Native serviceberry trees (Amelanchier) abound throughout North America. During their trek across the continent in the early 1800s, Meriweather Lewis, William Clark and other members of their expedition feasted on serviceberry and other native berries, often as guests of indigenous peoples, and recorded these encounters in their journals.
Friday August 2cd 1805.
we met with great quantities of currants today, two species of which were red, others yellow, deep perple and black; also black goosberries and serviceberries now ripe and in great perfection. we feasted sumptuously on our wild fruits, particularly the yellow currant and the deep perple serviceberries, which I found to be excellent. the serviceberry grows on a small bush and differs from ours only in colour size and superior excellence of it’s flavour. it is somewhat larger than ours.Journals of the Lewis and Clark Expedition
Tuesday August 13th 1805, with the Lemhi Shoshone people:
after the cerimony of the pipe was over I distributed the remainder of the small articles I had brought with me among the women and children. by this time it was late in the evening and we had not taisted any food since the evening before. the Chief informed us that they had nothing but berries to eat and gave us some cakes of serviceberries and Choke cherries which had been dryed in the sun; of these I made a hearty meal, and then walked to the river, which I found about 40 yards wide very rapid clear and about 3 feet deep.Journals of the Lewis and Clark Expedition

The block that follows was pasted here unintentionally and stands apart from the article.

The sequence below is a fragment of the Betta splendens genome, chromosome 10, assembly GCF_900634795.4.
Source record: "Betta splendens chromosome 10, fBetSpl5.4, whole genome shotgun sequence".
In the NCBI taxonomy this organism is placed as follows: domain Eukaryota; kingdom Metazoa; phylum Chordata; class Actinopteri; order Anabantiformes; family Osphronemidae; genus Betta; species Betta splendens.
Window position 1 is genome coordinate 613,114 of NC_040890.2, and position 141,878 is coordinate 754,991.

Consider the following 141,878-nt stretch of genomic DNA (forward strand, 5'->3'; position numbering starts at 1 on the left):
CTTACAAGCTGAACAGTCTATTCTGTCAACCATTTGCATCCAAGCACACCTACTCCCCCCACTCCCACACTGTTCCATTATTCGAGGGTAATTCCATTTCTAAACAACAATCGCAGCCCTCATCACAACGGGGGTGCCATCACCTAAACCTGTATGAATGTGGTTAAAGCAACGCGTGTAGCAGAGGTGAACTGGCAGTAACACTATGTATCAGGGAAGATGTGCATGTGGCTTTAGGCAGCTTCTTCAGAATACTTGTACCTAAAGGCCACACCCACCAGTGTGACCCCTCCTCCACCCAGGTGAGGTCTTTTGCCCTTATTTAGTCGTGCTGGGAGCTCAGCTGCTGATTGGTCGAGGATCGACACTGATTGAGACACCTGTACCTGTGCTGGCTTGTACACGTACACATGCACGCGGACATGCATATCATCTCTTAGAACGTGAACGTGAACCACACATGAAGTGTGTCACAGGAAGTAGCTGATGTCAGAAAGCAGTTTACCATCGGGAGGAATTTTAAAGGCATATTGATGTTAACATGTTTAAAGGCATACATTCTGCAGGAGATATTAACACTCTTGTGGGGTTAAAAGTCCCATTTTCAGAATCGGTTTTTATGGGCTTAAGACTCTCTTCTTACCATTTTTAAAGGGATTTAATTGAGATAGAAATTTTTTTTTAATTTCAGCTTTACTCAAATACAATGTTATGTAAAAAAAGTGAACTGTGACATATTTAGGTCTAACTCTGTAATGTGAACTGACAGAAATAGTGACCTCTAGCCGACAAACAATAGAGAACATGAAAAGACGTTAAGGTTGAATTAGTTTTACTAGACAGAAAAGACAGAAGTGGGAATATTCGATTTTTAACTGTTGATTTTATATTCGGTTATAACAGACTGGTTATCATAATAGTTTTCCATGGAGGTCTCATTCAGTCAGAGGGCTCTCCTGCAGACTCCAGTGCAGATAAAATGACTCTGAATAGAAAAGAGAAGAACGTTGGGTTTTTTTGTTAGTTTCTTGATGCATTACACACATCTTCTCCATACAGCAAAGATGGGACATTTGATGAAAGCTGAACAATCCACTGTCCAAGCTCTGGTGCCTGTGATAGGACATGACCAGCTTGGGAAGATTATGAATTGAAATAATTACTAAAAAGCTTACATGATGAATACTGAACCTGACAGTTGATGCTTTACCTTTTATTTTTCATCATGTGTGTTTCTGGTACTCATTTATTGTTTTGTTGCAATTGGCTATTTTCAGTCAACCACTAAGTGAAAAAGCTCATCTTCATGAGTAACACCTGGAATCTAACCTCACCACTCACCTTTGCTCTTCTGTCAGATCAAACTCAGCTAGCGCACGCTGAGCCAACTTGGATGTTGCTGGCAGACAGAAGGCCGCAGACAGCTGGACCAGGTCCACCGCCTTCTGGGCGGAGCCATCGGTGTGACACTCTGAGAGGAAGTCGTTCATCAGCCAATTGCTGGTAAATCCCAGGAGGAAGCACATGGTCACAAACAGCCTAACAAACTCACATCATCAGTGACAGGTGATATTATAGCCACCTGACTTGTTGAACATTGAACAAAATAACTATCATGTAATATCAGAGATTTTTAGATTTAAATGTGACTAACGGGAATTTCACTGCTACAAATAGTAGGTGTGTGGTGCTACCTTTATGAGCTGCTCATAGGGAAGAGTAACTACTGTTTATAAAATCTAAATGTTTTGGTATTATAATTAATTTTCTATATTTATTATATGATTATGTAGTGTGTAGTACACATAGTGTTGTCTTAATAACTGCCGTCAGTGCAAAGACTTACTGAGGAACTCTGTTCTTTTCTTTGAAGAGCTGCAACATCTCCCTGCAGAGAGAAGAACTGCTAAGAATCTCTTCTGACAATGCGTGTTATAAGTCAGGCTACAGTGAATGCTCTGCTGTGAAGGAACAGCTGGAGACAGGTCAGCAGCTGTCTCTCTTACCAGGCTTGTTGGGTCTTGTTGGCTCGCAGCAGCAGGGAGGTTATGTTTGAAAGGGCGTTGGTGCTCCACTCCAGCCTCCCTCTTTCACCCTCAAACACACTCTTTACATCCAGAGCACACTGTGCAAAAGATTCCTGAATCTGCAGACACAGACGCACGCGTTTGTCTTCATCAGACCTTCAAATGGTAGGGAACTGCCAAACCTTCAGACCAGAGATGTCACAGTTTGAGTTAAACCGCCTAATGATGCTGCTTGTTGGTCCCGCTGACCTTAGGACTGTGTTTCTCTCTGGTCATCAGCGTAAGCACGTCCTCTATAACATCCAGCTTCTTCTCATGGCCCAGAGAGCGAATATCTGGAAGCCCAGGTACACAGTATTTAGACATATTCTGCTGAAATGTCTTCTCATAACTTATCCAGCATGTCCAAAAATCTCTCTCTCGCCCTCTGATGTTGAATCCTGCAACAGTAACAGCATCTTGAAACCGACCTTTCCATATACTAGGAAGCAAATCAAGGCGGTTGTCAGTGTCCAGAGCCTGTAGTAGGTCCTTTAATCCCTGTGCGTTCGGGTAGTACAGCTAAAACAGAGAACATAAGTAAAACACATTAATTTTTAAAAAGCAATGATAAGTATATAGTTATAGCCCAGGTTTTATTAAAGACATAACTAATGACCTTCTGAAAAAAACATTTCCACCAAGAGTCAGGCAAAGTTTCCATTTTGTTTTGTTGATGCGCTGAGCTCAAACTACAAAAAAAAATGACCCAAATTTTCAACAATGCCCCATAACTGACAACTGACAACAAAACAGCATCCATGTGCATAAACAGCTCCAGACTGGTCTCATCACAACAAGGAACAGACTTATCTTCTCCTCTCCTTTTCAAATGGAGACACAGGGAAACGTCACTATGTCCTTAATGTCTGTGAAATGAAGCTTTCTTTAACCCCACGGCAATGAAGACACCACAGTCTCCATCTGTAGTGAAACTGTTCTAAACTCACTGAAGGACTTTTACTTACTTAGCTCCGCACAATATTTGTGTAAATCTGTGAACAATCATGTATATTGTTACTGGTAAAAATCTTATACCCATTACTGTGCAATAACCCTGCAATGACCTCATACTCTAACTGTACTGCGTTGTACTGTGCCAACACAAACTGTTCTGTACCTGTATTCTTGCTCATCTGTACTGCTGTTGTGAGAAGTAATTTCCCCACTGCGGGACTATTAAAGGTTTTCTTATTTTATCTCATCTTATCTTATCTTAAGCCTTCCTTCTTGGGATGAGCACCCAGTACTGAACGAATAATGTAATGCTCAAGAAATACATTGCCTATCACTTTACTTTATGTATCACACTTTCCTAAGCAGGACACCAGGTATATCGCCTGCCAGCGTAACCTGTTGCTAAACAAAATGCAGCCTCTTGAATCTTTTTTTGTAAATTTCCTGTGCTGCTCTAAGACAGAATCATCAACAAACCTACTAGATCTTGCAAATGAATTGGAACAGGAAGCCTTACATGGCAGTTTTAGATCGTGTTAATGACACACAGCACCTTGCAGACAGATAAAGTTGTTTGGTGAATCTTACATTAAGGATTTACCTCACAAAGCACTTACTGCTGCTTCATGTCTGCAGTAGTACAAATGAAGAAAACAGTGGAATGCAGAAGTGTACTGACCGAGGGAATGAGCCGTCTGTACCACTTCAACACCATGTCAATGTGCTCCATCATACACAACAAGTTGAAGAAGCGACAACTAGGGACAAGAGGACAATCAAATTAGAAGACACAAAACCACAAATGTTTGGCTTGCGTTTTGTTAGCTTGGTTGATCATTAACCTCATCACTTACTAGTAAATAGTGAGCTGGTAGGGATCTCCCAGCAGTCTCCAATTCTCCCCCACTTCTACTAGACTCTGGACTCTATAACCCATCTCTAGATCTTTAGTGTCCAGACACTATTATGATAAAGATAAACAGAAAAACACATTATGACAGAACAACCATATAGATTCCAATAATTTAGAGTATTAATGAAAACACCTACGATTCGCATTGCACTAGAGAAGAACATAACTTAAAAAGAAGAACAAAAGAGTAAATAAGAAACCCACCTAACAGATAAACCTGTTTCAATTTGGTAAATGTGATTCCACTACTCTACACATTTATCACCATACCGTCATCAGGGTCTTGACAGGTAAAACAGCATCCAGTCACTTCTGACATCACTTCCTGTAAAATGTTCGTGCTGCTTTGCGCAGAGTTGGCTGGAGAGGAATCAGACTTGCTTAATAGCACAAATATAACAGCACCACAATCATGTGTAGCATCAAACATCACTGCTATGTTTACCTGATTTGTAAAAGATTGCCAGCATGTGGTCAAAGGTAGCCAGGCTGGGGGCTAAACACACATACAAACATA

John Ordway, expedition member
September 4th Wednesday 1805, with the Salish people:
Saw fresh Sign of Indians. proceeded on down this valley towards evening we arived at a large encampment of the flat head [Salish] nation of Indians about 40 lodges and I Suppose about 30 persons, and they have between 4 or 5 hundred horses now feeding in the plains… they received us in a friendly manner. when our officers went to their lodges they gave them each a white robe of dressed skins, and spread them over their Shoulders and put their arms around our necks instead of Shakeing hands as that is their way … they Smoaked with us, then gave us a pleanty Such as they had to eat, which was only Servis berrys and cheeries pounded and dryed in Small cakes. Some roots of different kinds.Journals of the Lewis and Clark Expedition
In these anecdotes, serviceberries feature in shared meals with Salish and Lemhi Shohone nations, occasioning seemingly friendly interactions and mutual enjoyment of fruits indigenous to America. Of course, we only have notes from the white European expeditioners here, lacking firsthand perspectives from the Native peoples they encountered. Nevertheless, these encounters may reveal how the berries might have offered food security, being available when “nothing but berries” was.
Many Native American tribes use serviceberries and related berries in a variety of ways, such as food, medicine, or in ceremonial items. The Botanical Research Institute of Texas‘s Native American Ethnobotany Database provides comprehensive information about the uses of thousands of plants by hundreds of tribes. Read about serviceberry uses here.
Author: Tina Gianquitto